Prime Minister Narendra Modi on Tuesday, 4 October, held a telephonic conversation with Ukrainian President Volodymyr Zelenskyy, three days after India abstained on a draft resolution tabled in the United Nations Security Council (UNSC) which condemned Russia’s “illegal referenda” and annexation of four Ukrainian territories.
The two leaders discussed the ongoing Russia-Ukraine war, with Modi reiterating his call for an early cessation of hostilities and the need to pursue the path of dialogue and diplomacy, according to a read-out of the call by the Prime Minister’s Office.
Modi also expressed his “firm conviction that there can be no military solution to the conflict and conveyed India’s readiness to contribute to any peace efforts.”
The prime minister reiterated the importance of respecting the UN Charter, International Law, and the sovereignty and territorial integrity of all states, a press release by his office said.
Amid fears of a nuclear escalation, Modi emphasised the importance of safety and security of nuclear installations, including in Ukraine.
He underlined that endangerment of nuclear facilities could have far-reaching and catastrophic consequences for public health and the environment, the PMO said.
India Skips UNSC Vote
The 15-nation UN Security Council on 30 September voted on the draft resolution tabled by the US and Albania that condemns Russia’s “organisation of illegal so-called referenda in regions within Ukraine’s internationally recognised borders.”
The resolution failed to get adopted as Russia vetoed it. Of the 15-nation Council, 10 nations voted for the resolution while four – China, Gabon, India, and Brazil – abstained.
In the explanation of the vote, here is what India’s Permanent Representative to the UN, Ambassador Ruchira Kamboj, said:
India was deeply disturbed by the recent turn of developments in Ukraine.
India has always advocated that no solution can ever arrive at the cost of human lives.
We urge that all efforts are made by concerned sides for the immediate cessation of violence and hostilities.
Dialogue is the only answer to settling differences and disputes, however daunting that may appear at this moment
The path to peace requires us to keep all channels of diplomacy open.
The global order is anchored on the principles of the UN Charter, international law and respect for sovereignty and the territorial integrity of all states.
Escalation of rhetoric or tension is in no one’s interest.
It is important that pathways are found for a return to the negotiating table.
Threat of Nuclear Escalation
In the war between Ukraine and Russia, the threat of nuclear escalation has increased recently, with Russian President Vladimir Putin repeatedly warning the West that any attack on Russia could provoke a nuclear response.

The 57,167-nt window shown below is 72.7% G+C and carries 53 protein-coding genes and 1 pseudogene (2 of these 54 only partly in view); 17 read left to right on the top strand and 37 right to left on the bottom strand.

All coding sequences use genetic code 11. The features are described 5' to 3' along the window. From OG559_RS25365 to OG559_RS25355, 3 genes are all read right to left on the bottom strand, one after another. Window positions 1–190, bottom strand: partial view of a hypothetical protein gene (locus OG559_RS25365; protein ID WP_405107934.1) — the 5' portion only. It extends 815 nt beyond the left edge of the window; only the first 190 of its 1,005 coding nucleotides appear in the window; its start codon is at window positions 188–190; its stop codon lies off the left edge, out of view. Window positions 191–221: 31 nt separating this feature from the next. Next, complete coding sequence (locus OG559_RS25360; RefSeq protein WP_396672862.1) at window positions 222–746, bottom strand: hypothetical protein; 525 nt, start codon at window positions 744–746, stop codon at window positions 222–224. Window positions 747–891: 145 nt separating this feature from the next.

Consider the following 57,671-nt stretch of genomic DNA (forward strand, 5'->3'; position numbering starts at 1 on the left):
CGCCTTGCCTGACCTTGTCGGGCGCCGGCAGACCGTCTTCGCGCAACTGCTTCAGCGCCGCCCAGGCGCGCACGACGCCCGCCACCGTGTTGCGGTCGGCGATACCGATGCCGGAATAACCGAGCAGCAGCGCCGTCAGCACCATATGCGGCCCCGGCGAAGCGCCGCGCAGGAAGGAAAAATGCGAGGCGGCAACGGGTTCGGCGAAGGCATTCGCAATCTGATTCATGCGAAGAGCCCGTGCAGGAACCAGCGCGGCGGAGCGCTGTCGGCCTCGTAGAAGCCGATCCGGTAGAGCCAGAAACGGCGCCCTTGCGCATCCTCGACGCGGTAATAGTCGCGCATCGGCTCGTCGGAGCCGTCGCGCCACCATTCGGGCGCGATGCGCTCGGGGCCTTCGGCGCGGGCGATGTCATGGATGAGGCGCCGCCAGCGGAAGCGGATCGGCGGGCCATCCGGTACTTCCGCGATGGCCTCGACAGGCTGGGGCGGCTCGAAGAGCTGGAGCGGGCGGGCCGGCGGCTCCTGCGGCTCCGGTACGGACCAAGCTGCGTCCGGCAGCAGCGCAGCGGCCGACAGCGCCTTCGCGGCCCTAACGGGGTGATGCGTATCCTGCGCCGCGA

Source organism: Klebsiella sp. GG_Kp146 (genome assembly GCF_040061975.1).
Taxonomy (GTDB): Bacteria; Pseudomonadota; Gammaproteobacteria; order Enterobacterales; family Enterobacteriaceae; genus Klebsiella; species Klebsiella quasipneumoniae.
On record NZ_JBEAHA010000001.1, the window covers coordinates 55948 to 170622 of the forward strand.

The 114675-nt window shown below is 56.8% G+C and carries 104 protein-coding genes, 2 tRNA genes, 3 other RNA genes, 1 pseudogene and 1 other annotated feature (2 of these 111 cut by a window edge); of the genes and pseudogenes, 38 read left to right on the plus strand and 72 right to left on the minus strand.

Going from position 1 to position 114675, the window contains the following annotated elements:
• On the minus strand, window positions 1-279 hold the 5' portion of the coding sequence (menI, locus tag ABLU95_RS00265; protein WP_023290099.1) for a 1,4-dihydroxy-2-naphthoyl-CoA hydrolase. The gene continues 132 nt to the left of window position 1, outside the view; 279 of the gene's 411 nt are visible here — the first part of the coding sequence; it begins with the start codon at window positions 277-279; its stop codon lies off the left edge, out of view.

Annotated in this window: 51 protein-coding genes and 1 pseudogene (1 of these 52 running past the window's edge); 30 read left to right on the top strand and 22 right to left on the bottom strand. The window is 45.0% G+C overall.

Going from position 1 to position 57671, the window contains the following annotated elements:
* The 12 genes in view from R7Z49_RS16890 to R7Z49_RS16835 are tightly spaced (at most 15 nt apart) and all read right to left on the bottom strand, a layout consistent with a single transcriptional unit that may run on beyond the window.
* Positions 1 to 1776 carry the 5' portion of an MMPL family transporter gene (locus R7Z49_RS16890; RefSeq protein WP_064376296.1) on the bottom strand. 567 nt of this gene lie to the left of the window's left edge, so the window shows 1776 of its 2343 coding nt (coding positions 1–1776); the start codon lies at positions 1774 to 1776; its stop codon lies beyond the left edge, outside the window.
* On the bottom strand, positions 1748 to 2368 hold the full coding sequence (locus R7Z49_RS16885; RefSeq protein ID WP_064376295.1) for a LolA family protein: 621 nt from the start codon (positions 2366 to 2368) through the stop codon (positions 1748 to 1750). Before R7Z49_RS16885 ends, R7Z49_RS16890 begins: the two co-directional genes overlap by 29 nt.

Putin has warned the West he was not bluffing when he said he'd be ready to use nuclear weapons to defend Russia.
With the annexation of four new Ukrainian regions, which amount to 15% of Ukraine's total territory, Putin could project any attack on these territories as an attack on Russia itself.
“If the territorial integrity of our country is threatened, we will without doubt use all available means to protect Russia and our people. This is not a bluff.”Vladimir Putin
At a ceremony on 30 September, where he announced the results of referendum in Ukrainian regions, Putin vowed to use “all the powers and means at our disposal” to defend Russia, saying that the United States had set “a precedent” when it dropped two atomic bombs on the Japanese cities of Hiroshima and Nagasaki in 1945, Al Jazeera reported.
US has also taken note of the Russian President’s repeated public threats to use nuclear weapons and has discussed "potential scenarios," as per a CNN report. While the US considers a nuclear strike unlikely, concern about the potential for such an attack has grown in Washington in recent weeks, according to the report. A range of potential scenarios have been studied to have contingency plans in place, the report added.
Annexation of Ukrainian Territories
Putin on Friday, 30 September, declared that people in Luhansk and Donetsk, Kherson, and Zaporizhzhia had voted to be with Russia in a referendum, results of which were declared on 27 September.
"People living in Luhansk and Donetsk, Kherson and Zaporizhzhia are becoming our citizens. Forever,"Putin declared at a ceremony at the Kremlin to announce the referendum.
The four regions amount to 15 percent of Ukraine’s total land area. Besides these, Russia has annexed another 3 percent of Ukraine, including the front lines where Ukrainian soldiers are stationed to fight, such as the Donetsk region.
The total annexed area is at least 90,000 square kilometres of Ukraine territory.
(With inputs from Reuters, Al Jzeera, and CNN.)